Mrs T J Wilt, of Headsville, was in town yesterday on business.

  Dr Copeland, of Kitzmiller, was in town yesterday on business.

  Mrs W E Woolf, left this morning for Baltimore on a short trip.

  Mr F Utterback of Grafton, spent the last week here with friends.

  Mrs B Schilansky of Thomas, spent Mon here with friends.

  Attorney H G Shores was at Blaine and Kitzmilller Wed on business.

  Miss Suit Reynolds ahs been a sufferer the past week from a severe attack of tonsillitis

  Mr Millard Davis, of South Cumberland, came up last Sun to pay relatives a short visit.

  Mr David Linn of Cumberland, is visiting his daughters and shaking hands with old friends.

  On invitation from the pastor, Rev O A Price will fill the pulpit of Rev Mr Lacy at Winchester Va, next Sun.

  H S Pulliam and son Walter, have returned from the East.  In NJ they visited Mr Pulliam’s sister, Mrs Lockeup.

  Dempsey Rice went to Littleton W Va Sun in answer to a dispatch that his half brother W A Hawkins was seriously ill.

  Mrs Harry Adams who is ill, was taken to the Western Md Hospital at Cumberland, last Sun for treatment.

  Mrs Walter Lowry returned home last Mon from Roseville, Ohio, where she was called some weeks ago by the death of her mother.

  Miss Frankie Simmons left last Sun night for Philadelphia, where she entered the Episcopal hospital to be a trained nurse.

  Mr and Mrs C K  Devires, of the Reynolds Hotel, have been spending the past week with Mr and Mrs Jas Carskadon, at Headsville.

  Mrs Poplin and two daughters returned to their home on Main Street, last Sat from Baltimore, where they have been since first of last Dec.

  Mrs Albert Steiding of McCoole, was at Lonaconing from last Sat to Mon having been called there by the illness of her niece, Mrs Bradburn.

  Will Keller, of Indianapolis, Ind, who spent a few days here, left yesterday for home.  His wife has been under the doctor’s care here for some time.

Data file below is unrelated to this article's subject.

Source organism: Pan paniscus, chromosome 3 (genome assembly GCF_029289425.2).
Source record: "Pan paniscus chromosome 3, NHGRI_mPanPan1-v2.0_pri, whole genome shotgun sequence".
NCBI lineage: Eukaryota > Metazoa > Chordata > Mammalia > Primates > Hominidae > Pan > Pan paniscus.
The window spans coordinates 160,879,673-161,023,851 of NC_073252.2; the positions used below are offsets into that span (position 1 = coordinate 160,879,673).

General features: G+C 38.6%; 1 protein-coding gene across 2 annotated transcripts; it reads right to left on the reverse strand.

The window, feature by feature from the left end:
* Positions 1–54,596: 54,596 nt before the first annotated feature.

Messrs Lewis Newton of Luke, and Robert Stanley of Piedmont, were sent to Keyser hospital on Sun with cases of typhoid fever.

  Miss Anna Vossler, who has been the guest of Mrs John Wilt for a few days, left this afternoon for her home in Keyser.  –Elkins Inter Mt of 12th.

  Mrs A F Cunningham has returned from a visit to her daughter, Mrs Lois Berry in NY and will make her home in South Cumberland.  –Cumberland Press of 10th.

  Mrs Stanley Bender and Mrs Grant Pugh of Kitzmiller, stopped off here last Fri and Sat with Mrs Ed Harrison on their way home form a trip to Cincinnati, Ohio.

  Mr H S Richardson, of Piedmont, went to Baltimore to meet his daughter, Miss Mary, a student in Vassar College, Paugh-keepsie, who is to be operated on in the Monumental City today by Dr Finey, at the Protestant Church Home.

  Mr and Mrs Wm Sollars of Claysville, were down for a few days the first of the week at the home of Mrs Sollar’s parents, Dr and Mrs F P Stehley, and were accompanied home by their cousin, Mrs Louie Barton for a few days visit.

  Mrs Earnest Kline, Union street, visited friends in Keyser this week.
  Prof King of the Keyser Preparatory School, was in Oakland last Sat, having accompanied his brother here from Baltimore, where the latter was a patient in one of the hospitals of that city for several weeks.  –Oakland Republican.

  Mrs W H Barger sold a double house on D street Sat to R S Haislip.

  Levi Shoemaker died Mon night at Berlin, Somerset County, Pa.  He was 101 years old on the ninth of lst Jan.  Every president except Washington lived during his lifetime.

  Barton – Mrs Mary C Green, 69 years old, died Sat night at her home here.  She was the widow of John H Green.  One son, John O J Green, Commissioner of Westernport and member of the last Md House of Delegates from Allegany Co and one daughter, Miss Nannie M Green, survive.

  Dr Web Ravenscroft returned Fri evening from a visit to his parents near Dawson.  Mr and Mrs Ravenscroft will shortly celebrate the fiftieth anniversary of their marriage.

  Mrs M Trenton of Keyser, spent several days last week with her mother, Mrs Margaret Lawton.

  Miss Mae Arnold has been sick for the last week.  –Oakland Democrat of 13th.

  Mrs Leah Sincell, of Oakland, is visiting her daughter, Mrs Olin F Durst at Lonaconing.  –Oakland Journal of 15th.